When a beach is the number one Trip Advisor attraction on Anglesey you know it’s going to be special. You also expect it to be overrun with people. And perhaps, on a sunny summer day, Newborough beach and Llanddwyn Island are. But visit on a cool spring evening and you might well have the sweep of golden sand to yourself.
The car park at Newborough Forest is huge. Presumably testament to the number of day visitors who come to enjoy the beach, search for red squirrels and cycle the woodland tracks. There are toilets, marked trails and an ice-cream van in high season. But, aside from a couple of cars and campervans, it was almost empty at 8pm.
We parked and climbed the dunes to the beach. A perfect crescent of sand greeted us. Oystercatchers calling out. And a huge dead fish down on the shoreline that had both kids poking it in excitement.
Our target was Llanddwyn island, a mile or so along the sand from the car park. The island is cut off at high tide so check tide tables before you visit. Unless you fancy being marooned.
As we reached the island the clouds parted and a few rays of sun broke through. We were treated to the magical golden glow you get just before the sun sets.
Tŵr Mawr lighthouse, Llanddwyn island
For such a small finger of land Llanddwyn Island, named after St Dwynwen, the Welsh patron saint of lovers, has more than its fair share of things to see. Away from the beaches there are historic lighthouses, the remains of a church, crosses and a terrace of houses once used by pilots guiding ships into the Menai Straits.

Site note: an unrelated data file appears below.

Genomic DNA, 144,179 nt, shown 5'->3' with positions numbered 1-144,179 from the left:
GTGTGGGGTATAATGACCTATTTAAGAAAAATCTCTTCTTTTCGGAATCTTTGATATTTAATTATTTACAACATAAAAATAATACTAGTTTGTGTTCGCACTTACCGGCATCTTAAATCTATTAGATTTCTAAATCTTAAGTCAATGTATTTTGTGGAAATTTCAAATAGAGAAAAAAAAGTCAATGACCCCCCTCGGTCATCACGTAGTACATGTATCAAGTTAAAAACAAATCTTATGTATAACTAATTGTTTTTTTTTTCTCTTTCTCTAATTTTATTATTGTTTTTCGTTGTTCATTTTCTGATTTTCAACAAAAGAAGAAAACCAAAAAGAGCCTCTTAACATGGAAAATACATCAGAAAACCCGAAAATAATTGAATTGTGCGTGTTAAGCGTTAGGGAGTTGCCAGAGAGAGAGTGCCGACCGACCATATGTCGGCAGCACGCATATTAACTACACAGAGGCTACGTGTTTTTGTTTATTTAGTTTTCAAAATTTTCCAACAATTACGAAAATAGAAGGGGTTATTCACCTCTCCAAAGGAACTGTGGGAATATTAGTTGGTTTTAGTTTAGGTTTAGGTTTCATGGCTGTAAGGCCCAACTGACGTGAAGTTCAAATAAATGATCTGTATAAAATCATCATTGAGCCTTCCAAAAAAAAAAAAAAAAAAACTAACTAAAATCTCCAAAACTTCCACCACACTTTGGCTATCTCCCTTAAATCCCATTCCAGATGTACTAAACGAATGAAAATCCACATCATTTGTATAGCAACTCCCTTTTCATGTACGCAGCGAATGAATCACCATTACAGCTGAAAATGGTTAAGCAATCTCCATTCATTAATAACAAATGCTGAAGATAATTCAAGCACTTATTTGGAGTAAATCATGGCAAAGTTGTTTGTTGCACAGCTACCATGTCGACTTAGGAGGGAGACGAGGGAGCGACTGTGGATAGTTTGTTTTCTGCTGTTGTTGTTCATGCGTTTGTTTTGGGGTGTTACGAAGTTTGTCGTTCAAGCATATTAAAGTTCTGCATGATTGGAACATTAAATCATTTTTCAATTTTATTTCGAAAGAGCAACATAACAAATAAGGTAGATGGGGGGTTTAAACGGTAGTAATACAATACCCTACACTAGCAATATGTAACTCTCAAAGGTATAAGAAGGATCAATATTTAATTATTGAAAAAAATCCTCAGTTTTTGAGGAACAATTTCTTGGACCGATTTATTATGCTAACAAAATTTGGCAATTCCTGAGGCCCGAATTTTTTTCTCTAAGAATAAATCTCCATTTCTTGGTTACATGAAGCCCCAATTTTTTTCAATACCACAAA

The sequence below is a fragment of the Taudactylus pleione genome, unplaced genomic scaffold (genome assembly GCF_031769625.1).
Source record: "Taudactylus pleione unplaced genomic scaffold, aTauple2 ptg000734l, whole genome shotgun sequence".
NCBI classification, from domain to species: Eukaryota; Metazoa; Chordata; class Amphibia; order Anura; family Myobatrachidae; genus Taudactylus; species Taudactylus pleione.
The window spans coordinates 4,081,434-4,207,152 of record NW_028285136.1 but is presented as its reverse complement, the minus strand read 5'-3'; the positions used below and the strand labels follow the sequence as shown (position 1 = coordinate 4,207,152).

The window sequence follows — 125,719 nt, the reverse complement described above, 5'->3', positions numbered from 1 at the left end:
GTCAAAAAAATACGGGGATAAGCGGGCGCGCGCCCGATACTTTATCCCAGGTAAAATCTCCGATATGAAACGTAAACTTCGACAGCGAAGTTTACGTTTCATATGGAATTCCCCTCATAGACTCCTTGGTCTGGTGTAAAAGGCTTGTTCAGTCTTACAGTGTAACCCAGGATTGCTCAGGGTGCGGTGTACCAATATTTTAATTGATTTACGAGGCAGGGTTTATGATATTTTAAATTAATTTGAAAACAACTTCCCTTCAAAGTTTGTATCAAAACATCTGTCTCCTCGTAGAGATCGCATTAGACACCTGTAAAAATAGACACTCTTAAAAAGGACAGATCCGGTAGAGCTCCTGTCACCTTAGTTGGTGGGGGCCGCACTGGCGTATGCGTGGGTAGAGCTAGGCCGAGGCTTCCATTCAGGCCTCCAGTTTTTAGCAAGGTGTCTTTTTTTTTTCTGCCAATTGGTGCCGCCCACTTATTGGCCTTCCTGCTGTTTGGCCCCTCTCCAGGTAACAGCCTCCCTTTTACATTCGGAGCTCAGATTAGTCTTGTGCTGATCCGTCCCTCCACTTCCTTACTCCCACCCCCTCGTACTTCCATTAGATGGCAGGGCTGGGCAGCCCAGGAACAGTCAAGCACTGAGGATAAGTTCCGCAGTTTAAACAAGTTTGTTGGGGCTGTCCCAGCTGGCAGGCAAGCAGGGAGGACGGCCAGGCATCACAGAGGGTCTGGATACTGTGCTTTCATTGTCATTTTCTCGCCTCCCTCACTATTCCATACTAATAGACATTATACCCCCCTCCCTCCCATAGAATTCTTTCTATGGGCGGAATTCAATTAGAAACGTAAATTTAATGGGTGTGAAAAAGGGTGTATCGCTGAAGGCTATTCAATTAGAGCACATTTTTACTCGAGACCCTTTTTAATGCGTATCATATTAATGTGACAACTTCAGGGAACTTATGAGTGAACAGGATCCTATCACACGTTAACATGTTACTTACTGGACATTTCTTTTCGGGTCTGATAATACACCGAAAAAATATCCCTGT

I thought we were the only ones on Llanddwyn. Until I realised I was about to walk into a photo shoot. Several professional looking photographers had set up their tripods and cameras to record the perfect sunset shot. Feeling guilty about spoiling their photos I decided not to visit Tŵr Mawr lighthouse. Instead I joined them on the rocks to bag a shot of my own.
Leaving the island we raced the darkening skies back to our car. As we drove home through the woods we scared the kids with tales of mutant giant squirrels attacking the car. They’re old enough for a few scary stories. But it was funny how they both locked their passenger doors!
Our second sunset visit was unplanned. We’d set off on an after dinner walk to a different stretch of beach. All started well until I climbed a sand dune expecting to see the sea. The water was a good mile away, separated by rolling sand dunes. Realising we wouldn’t reach the beach for sunset we turned around and retreated to the car.
Undeterred we drove on to Newborough beach, arriving just as the sun dipped behind the trees. There was no time to walk far from the car park. Once again the tide was out. But this time so was the sun. It was stunning.
Over on the mainland the sky above the mountains of Snowdonia and the Lleyn Peninsula turned pink. Inspired by this view we headed there later in the week to climb Yr Eifl, the hill on the right in the picture above.
Returning my gaze to Anglesey I watched the most incredible sunset. As the sun sank below the horizon the clouds turned from yellow to orange to red. The colours reflecting in the pools left by the retreating tide.
With impeccable timing a flock of Brent geese flew up from the shoreline, silhouetted against the orange sky. I couldn’t have imagined a more perfect ending to the day.
Another five minutes and the colours were gone. It was time for us to leave.
We didn’t return to Newborough beach again; there was no need. I’ll remember this sunset for the rest of my life.
- Newborough Nature Reserve is on the southern tip of Anglesey. Car parking costs £4 during the day but the barrier is up and it appears to be free during the evenings.
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